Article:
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#6
Sith Wrote:Based on recent experience, there are planners out there who couldn't find their own bottom with both hands and a map.

On a more serious note, there is some sense in Unit's post. There seems to be a genuine belief in Government that the answer to economic stagnation is to deregulate planning to let developers 'create wealth'. In reality I can't see how this can possibly help. As long as world finances are in turmoil, banks aren't lending, growing numbers of people are out of work, and those with jobs are paid less; no one can afford to buy the houses they are building.

And regardless of the rhetoric, developers are not building 'affordable' houses, but property they can sell at the (still massively inflated) local market rate. We may all be in this together but the developers are very much in this for themselves.

Can developers really sell property at a profit the moment unless the building schemes are subsidisied by Government? I like Sith think this Government has decided that development is the only way out of the recession and blindly ploughs on cutting essential services (archaeology included) making people redundant. They then seem really surprised when people who are unemployed or have insecure jobs dont want to buy anything. The only answer they seem able to formulate is more houses = better economy. God help Heritage and archaeology in this mess especially when local Government decides that actually planners can easily advise on archaeoology ( who needs expensive experts).
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#7
I can see how deregulation works and I think that includes deregulation of building regulation because it would allow rampant innovation. Unfortunately a lot of this innovation would be dangerous and probably offensive and would fail, but it would judged and undertaken by the individual and if you consider listed buildings within the individual's interpretation and value of "heritage" rather than the great unknowable public service double speak.

When looking at a listed residential building I am always confused as to what has been listed. Is it the brick, the combination of bricks, the combination of bricks which might have come from a particular period and or is it who lived in it but now it's somehow become that anybody who lives in the place wants to live in a museum. It does seem that they want Eh to more precisely define what the listing is for. Ha ha impossible but if they can get it to be a stutory function we are talking major jobs wort possibly thousands of jobs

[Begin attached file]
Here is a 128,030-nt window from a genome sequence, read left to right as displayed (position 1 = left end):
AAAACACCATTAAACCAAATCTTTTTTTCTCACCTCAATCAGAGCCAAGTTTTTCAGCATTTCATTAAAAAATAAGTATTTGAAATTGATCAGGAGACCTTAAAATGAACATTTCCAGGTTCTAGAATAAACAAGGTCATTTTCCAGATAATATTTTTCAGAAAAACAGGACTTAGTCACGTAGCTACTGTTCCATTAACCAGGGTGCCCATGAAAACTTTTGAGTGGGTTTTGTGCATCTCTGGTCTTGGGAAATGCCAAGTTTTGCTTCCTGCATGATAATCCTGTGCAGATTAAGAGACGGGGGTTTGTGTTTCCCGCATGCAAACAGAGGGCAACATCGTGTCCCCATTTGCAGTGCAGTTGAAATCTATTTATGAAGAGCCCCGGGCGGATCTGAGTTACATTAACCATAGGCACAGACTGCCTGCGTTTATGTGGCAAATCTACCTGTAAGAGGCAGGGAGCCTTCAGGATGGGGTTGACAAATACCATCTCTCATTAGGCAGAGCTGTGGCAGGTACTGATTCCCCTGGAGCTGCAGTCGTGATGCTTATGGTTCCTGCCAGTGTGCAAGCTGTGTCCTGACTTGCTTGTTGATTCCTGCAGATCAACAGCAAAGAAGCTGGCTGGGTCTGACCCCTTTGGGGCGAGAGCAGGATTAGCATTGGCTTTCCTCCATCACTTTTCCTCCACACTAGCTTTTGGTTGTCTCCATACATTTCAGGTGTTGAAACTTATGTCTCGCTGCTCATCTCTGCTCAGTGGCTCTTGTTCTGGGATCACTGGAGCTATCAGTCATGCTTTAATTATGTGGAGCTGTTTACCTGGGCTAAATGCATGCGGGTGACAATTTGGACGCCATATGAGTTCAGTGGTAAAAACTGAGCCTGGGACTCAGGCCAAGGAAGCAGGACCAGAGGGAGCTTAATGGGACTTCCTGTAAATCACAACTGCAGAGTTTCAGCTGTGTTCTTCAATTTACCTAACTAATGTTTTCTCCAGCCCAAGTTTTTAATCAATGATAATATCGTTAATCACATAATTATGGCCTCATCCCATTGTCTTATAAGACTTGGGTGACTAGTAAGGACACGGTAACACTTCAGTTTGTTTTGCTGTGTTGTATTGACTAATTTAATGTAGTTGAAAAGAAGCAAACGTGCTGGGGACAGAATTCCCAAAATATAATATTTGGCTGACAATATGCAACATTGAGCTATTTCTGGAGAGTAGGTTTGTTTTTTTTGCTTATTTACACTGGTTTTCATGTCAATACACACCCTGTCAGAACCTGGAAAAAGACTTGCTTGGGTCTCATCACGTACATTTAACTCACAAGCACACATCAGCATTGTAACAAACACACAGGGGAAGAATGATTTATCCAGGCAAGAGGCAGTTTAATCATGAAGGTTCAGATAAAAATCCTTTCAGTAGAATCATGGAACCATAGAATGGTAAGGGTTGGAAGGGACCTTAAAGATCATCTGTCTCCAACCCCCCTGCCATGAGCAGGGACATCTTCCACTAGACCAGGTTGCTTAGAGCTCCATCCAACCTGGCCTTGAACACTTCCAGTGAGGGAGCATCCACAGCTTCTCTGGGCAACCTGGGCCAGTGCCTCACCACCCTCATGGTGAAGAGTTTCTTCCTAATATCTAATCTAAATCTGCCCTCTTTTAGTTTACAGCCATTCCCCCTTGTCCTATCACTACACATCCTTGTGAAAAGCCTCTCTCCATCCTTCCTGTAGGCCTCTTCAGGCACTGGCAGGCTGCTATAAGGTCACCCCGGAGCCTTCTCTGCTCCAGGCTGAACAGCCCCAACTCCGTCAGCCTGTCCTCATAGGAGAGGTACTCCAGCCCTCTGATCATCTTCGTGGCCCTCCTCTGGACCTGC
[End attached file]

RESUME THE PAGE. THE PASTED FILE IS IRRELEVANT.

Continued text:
Reason: your past is my past
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#8
The infinite number of monkeys have been busy, but this ain't exactly a script for Hamlet... (I do wish Mssrs Breakitup & Flogitoff would stop developing policy by the "Open mouth, insert foot" method!)

Since the main driver is reducing the Gov't bill for heritage services, I can't see any of the four options being policed by a cadre of well-informed LPA officers. Instead, one of the options calls for a wild west where the developer hires his own heritage officer to push through a positive recommendation - can you say "conflict of interest"? If the whole point of the LBC system is to conserve LBs against the forces of short-term convenience-led alteration, there needs to be a strong conservative (lower-case "c") set of judges making sure we don't lose historic fabric, which means providing adequate funding from central Gov't to the LPAs so staff levels can be maintained. The four "options" given can only cost jobs in the heritage sector by reducing the number of developments that get affected by LBC, not only from suddenly-redundant "pension grabbers" but also from hard-workin' Units o' One who find the developers no longer need them to clear up those pesky Conditions if they can get the development slipped past the system without any scrutiny! The only winners are the owners...
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#9
i dont want their work, it anit archaeology. They can pull down a whole street of listed goeorgen bulindings but the bricks still end up somewhere where I can say these came from a street of listed buildings....
Reason: your past is my past
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#10
He's making my head hurt again. If anyone is wondering what a deregulated system of protection for historic buildings would look like, try reading this.
D. Vader
Senior Consultant

Vader Maull & Palpatine
Archaeological Consultants

A tremor in the Force. The last time I felt it was in the presence of Tony Robinson.